SGLT2 inhibitors and cancer: why further evidence is required
- 970 Downloads
KeywordsBladder Canagliflozin Cancer Dapagliflozin Empagliflozin EMPA-REG Gastrointestinal Meta-analysis SGLT1 SGLT2
Sodium–glucose cotransporter 2
To the Editor: The article on sodium–glucose cotransporter 2 (SGLT2) inhibitors and cancers by Tang et al , which was recently published in Diabetologia, is very relevant to practice in today’s world. However, this letter is to bring to your kind attention an error in this article. Tang and colleagues conducted a meta-analysis of RCTs to identify any risk of cancer with SGLT2 inhibitors. The results suggested a possible increased risk of bladder cancer with empagliflozin therapy. We noted a possible error in the paper, as discussed below.
The paper quotes ten cases of bladder cancer with empagliflozin, as compared with zero cases with the comparators, and suggests a significant 4.49-fold higher odds of bladder cancer with empagliflozin in a pairwise meta-analysis. The authors state “Most incidences of bladder cancer were identified from the EMPA-REG OUTCOME Trial (empagliflozin: six incidences of bladder cancer, two incidences of bladder transitional cell carcinoma and one incidence of bladder cancer recurrent; placebo: zero incidences).” Following this statement, the authors cite the original paper EMPA-REG OUTCOME Trial publication by Zinman et al .
We could not locate the cases of bladder cancer in the EMPA-REG OUTCOME study, in the cited reference . However, this information is available in Table 24 of the US Food and Drug Administration (FDA)–Endocrinologic and Metabolic Drugs Advisory Committee (EMDAC) report . This data suggests that there were four events of bladder cancer in the placebo group, and ten events in the pooled empagliflozin groups. Based on this data, the OR is calculated as 1.25, with a p value of 0.71. The four events of bladder cancer in the placebo group are not considered in the analysis by Tang et al . Moreover, a patient-level assessment for causality was not performed by the authors. If we consider this missing data in the overall assessment, the p value for the odds of bladder cancer with empagliflozin remains neutral and non-significant.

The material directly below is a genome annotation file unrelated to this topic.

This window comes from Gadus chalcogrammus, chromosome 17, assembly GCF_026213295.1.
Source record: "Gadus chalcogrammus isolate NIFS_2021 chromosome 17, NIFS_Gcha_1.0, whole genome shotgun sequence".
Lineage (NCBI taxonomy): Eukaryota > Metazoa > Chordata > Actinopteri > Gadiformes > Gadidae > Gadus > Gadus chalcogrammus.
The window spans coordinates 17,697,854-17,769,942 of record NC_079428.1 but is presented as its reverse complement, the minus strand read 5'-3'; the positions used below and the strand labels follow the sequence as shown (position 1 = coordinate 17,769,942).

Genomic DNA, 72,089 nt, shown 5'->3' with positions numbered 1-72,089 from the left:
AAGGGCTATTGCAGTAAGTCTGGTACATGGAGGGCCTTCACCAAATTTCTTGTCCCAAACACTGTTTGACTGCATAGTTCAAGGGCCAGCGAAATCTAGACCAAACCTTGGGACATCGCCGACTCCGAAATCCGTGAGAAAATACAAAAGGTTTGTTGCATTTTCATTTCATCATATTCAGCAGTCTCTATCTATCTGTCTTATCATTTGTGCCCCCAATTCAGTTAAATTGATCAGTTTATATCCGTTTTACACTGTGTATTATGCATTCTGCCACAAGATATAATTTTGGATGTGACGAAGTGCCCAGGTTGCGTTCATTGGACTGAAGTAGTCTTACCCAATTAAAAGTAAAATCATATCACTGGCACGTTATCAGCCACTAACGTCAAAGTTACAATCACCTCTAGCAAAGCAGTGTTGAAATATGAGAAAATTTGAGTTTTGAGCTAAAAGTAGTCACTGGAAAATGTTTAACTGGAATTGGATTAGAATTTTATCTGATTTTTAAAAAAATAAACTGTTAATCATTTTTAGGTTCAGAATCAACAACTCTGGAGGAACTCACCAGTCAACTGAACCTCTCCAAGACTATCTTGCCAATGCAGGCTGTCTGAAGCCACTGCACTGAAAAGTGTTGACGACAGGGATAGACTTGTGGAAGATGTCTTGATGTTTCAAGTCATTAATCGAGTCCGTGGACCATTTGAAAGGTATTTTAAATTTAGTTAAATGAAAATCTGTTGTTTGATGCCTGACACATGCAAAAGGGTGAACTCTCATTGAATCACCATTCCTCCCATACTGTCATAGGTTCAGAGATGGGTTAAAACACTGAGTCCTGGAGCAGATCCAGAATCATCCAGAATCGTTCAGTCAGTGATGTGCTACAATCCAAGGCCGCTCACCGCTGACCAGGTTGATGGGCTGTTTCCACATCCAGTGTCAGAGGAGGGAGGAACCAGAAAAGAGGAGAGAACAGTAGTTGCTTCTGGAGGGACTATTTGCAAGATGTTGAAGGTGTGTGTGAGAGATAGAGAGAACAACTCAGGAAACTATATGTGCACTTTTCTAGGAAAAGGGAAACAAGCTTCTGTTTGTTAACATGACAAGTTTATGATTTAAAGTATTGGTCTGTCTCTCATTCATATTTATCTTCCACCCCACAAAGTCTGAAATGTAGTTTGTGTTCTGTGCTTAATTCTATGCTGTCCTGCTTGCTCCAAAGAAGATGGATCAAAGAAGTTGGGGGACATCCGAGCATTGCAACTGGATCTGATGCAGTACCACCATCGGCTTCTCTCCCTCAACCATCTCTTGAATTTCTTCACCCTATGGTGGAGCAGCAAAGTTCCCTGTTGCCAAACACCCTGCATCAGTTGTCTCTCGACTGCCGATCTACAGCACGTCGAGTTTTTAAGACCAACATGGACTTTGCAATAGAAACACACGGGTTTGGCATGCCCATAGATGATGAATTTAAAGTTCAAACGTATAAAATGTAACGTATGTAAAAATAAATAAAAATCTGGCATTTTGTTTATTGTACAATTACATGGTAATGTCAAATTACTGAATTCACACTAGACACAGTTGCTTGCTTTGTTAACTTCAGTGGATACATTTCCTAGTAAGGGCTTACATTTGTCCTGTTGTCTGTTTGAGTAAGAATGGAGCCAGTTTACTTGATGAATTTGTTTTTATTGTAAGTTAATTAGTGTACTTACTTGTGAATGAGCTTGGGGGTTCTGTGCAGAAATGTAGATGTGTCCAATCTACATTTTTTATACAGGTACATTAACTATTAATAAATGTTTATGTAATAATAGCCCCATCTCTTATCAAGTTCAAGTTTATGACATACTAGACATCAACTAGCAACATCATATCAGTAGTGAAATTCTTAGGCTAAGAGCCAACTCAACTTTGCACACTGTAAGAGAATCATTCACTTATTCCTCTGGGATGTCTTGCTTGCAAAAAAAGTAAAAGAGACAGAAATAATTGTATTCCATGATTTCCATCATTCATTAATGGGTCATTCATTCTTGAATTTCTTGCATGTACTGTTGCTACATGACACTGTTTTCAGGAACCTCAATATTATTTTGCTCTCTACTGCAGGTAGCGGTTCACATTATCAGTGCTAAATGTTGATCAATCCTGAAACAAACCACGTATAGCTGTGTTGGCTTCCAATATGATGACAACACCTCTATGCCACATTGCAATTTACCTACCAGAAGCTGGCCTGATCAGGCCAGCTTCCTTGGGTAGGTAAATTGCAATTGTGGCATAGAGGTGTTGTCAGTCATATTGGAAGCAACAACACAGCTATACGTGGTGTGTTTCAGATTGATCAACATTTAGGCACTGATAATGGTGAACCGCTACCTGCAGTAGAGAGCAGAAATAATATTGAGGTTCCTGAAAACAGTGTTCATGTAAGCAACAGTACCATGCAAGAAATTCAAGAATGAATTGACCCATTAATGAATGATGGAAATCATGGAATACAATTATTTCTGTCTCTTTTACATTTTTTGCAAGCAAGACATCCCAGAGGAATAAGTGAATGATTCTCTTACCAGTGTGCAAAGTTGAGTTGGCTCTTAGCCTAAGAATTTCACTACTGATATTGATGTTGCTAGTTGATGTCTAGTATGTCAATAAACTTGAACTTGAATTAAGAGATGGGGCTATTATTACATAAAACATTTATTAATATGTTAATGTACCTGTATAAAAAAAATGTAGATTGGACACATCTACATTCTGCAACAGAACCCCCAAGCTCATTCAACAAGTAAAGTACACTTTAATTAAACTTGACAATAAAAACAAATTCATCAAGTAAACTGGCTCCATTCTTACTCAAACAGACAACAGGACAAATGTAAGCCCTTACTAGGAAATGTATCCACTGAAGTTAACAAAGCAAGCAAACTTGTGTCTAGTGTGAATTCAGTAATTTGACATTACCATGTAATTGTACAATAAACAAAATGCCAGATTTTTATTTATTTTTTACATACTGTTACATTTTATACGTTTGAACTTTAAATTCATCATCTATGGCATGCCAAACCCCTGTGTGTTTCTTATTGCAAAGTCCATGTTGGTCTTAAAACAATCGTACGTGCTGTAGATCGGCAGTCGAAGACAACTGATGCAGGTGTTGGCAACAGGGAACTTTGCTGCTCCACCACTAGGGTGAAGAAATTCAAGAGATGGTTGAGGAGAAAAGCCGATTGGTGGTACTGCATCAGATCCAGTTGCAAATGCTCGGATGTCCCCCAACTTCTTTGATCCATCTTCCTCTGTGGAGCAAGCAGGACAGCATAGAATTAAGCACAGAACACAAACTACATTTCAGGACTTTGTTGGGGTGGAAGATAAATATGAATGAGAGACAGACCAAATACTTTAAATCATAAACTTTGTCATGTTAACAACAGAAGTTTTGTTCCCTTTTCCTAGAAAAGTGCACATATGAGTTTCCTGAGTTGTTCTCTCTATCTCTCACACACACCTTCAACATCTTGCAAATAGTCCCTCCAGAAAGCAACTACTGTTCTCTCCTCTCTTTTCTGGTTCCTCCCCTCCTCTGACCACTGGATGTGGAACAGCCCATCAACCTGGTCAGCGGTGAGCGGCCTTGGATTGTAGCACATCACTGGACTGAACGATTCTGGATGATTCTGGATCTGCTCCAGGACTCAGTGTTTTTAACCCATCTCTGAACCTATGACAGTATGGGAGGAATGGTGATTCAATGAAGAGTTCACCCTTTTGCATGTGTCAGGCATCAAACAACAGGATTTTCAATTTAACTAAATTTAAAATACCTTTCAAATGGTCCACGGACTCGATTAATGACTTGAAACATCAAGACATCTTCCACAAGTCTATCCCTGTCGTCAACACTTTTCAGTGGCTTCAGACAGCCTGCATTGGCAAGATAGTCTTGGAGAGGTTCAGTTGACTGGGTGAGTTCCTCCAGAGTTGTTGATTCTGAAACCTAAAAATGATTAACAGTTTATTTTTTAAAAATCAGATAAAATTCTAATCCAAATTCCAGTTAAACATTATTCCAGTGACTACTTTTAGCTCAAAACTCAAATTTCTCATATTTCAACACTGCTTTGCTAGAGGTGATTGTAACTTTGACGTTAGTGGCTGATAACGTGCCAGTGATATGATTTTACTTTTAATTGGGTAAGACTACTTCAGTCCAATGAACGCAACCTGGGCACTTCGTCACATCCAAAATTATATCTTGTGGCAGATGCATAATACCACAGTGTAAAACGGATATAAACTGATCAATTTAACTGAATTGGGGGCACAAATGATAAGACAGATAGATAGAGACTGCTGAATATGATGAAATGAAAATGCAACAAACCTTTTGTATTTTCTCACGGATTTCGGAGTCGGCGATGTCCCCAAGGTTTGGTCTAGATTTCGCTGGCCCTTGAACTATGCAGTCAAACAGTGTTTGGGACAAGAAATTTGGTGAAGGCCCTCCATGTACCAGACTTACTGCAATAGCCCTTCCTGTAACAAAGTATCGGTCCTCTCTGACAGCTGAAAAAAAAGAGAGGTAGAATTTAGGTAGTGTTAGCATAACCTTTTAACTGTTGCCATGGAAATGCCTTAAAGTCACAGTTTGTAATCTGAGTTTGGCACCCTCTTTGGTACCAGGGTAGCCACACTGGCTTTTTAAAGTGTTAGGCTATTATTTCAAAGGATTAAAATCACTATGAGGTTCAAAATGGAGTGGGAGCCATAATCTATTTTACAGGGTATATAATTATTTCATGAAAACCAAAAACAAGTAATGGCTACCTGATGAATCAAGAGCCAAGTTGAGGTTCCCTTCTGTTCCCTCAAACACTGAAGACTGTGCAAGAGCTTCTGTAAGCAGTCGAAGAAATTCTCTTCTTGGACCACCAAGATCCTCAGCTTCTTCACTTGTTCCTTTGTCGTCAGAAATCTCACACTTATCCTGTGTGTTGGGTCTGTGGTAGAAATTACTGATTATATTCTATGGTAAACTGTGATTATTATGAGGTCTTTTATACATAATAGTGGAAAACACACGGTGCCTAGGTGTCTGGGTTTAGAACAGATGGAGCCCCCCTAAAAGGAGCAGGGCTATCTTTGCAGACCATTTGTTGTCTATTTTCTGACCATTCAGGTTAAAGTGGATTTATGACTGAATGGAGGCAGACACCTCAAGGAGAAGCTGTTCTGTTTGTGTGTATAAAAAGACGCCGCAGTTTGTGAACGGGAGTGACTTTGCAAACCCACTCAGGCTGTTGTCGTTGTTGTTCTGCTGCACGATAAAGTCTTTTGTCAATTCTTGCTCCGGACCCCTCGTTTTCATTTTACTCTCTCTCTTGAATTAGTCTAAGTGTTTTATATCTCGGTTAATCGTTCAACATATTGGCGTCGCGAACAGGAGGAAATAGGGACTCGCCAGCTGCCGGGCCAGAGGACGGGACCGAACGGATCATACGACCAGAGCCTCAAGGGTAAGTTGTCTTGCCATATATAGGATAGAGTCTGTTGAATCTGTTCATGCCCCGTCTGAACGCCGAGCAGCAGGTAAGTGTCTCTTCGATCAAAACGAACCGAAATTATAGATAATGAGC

Based on the meta-analysis by Tang, et al, canagliflozin may have a protective effect against gastrointestinal cancers with . This may be explained by animal studies, which have shown that, compared to SGLT2, SGLT1 is more involved in glucose uptake by cancer cells and, that, inhibition of this process may have protective effects .
On the other hand, in a previously published meta-analysis, an altered risk of bladder cancer was not found with canagliflozin or dapagliglozin. . This study did not include empagliflozin, as only studies prior to 2014 were included. Further, Ptaszynska et al analysed Phase II/III trials for risk of bladder cancer with dapagliglozin (21 studies were included) and did not show causal relationship between dapagliglozin use and bladder cancer .
Hence, based on the available data, the association between SGLT2 inhibitors and risk of cancer in type 2 diabetes needs further investigation.
Duality of interest
The author declares that there is no duality of interest associated with this manuscript.
The author was the sole contributor to this paper.
- 1.Tang H, Dai Q, Shi W, Zhai S, Song Y, Han J (2017) SGLT2 inhibitors and risk of cancer in type 2 diabetes: a systematic review and meta-analysis of randomised controlled trials. Diabetologia. https://doi.org/10.1007/s00125-017-4370-8
- 3.US Food and Drug Administration (2016) FDA briefing document: Endocrine and Metabolic Drug Advisory Committee meeting. Available from www.fda.gov/downloads/AdvisoryCommittees/CommitteesMeetingMaterials/Drugs/EndocrinologicandMetabolicDrugsAdvisoryCommittee/UCM508422.pdf. Accessed 31 August 2017
- 5.Lin H-W, Tseng C-H (2014) A review on the relationship between SGLT2 inhibitors and cancer. Int J Endocrinol. https://doi.org/10.1155/2014/719578